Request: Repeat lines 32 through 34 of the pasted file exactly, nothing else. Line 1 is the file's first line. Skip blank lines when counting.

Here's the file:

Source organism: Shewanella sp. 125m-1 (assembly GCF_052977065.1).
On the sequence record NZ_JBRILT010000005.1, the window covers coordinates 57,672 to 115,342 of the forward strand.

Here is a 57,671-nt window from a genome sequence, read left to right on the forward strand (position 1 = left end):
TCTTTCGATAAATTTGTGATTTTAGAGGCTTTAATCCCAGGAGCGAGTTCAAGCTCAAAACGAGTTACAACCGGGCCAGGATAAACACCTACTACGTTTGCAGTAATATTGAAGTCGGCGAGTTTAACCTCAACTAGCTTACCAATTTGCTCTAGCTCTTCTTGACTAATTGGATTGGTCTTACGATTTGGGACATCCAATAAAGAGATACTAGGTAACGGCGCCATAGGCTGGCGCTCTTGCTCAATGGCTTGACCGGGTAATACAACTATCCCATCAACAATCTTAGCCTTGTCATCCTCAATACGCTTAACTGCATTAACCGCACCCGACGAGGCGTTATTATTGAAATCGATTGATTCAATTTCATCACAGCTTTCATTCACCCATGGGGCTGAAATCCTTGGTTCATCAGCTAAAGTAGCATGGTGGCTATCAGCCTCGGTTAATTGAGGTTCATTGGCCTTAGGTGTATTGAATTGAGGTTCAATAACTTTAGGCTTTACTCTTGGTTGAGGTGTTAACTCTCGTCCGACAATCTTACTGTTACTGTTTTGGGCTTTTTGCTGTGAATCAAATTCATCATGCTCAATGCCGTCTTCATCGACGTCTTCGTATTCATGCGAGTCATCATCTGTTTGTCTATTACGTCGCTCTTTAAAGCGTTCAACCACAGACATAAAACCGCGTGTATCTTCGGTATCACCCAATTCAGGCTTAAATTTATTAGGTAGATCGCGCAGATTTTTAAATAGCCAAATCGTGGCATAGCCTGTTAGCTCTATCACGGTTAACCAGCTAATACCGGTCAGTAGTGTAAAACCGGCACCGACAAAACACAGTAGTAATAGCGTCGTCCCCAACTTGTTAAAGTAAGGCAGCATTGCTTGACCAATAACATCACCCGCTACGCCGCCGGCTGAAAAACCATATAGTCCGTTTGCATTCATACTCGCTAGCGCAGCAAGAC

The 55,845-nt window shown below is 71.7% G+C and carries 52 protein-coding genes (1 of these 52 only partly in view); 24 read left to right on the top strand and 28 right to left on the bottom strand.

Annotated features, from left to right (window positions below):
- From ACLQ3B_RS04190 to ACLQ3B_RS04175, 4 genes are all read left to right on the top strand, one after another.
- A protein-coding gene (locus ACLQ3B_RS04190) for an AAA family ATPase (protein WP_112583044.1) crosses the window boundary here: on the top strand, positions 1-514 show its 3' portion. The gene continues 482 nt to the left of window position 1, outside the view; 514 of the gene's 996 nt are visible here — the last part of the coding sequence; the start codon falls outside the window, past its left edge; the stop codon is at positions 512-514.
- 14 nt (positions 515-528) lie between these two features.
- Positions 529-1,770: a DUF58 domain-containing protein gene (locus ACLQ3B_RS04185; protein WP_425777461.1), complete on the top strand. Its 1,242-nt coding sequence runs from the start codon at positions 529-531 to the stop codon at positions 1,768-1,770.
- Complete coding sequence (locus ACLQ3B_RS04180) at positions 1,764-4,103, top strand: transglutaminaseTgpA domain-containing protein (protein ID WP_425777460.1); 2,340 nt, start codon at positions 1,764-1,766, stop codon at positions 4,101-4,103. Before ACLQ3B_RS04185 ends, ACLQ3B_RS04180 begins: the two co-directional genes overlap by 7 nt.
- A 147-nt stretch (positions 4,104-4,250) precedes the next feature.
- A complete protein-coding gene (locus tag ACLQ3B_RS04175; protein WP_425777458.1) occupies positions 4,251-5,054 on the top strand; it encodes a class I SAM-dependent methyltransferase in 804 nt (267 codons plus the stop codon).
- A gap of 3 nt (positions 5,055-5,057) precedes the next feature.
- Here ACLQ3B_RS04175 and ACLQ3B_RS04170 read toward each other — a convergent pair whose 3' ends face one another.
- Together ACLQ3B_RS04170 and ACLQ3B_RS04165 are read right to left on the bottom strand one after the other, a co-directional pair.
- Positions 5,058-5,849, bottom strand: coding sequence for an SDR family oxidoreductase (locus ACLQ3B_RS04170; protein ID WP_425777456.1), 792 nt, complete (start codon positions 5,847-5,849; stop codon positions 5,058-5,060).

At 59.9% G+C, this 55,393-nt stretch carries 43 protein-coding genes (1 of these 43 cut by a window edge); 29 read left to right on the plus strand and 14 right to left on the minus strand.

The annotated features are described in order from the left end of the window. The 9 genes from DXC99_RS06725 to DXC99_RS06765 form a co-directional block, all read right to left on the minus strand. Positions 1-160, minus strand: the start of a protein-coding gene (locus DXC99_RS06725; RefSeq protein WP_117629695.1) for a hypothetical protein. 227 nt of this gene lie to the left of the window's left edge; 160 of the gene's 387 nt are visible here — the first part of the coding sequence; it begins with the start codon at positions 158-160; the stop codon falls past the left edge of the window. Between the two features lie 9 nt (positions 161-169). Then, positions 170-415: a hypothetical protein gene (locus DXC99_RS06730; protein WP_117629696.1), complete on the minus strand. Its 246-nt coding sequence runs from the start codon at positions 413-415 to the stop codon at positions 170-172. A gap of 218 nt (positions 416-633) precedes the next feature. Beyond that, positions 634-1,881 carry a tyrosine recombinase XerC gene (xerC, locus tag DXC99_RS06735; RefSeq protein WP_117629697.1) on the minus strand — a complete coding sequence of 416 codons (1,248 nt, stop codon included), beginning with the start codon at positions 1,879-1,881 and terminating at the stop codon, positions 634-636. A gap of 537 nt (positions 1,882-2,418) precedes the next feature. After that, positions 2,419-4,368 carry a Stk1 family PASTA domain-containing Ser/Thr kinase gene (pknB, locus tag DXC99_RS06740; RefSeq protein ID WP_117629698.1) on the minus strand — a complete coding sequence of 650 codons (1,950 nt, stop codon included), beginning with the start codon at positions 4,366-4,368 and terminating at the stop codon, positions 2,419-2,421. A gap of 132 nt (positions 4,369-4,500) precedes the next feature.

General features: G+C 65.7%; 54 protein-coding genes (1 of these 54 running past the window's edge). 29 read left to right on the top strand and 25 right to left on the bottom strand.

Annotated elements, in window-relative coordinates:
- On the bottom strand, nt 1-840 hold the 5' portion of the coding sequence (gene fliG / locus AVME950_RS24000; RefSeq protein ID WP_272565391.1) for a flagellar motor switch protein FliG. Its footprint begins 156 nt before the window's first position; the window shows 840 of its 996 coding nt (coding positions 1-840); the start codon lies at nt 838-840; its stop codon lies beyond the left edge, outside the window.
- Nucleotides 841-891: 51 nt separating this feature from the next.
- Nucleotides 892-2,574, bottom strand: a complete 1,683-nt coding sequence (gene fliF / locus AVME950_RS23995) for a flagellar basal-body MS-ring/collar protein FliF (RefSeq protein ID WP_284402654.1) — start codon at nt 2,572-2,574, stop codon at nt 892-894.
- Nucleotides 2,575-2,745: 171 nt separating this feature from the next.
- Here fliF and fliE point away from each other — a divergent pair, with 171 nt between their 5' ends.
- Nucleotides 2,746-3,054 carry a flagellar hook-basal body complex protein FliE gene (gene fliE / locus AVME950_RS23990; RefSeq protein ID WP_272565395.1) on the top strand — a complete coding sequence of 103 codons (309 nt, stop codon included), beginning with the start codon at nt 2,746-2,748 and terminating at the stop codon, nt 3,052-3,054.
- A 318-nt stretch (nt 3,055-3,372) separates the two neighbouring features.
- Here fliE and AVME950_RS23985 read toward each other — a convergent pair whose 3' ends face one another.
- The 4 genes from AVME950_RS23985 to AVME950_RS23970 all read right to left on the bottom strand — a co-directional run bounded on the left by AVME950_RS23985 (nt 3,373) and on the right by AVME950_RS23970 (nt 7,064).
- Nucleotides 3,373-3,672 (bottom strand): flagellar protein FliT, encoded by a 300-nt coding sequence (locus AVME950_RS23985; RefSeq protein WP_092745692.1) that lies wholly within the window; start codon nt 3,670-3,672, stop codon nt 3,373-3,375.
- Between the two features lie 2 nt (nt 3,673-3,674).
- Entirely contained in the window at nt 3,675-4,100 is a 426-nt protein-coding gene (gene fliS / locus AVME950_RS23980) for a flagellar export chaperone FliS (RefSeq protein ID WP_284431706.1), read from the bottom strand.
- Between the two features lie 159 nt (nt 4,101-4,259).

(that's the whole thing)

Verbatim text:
- Between the two features lie 2 nt (nt 3,673-3,674).
- Entirely contained in the window at nt 3,675-4,100 is a 426-nt protein-coding gene (gene fliS / locus AVME950_RS23980) for a flagellar export chaperone FliS (RefSeq protein ID WP_284431706.1), read from the bottom strand.
- Between the two features lie 159 nt (nt 4,101-4,259).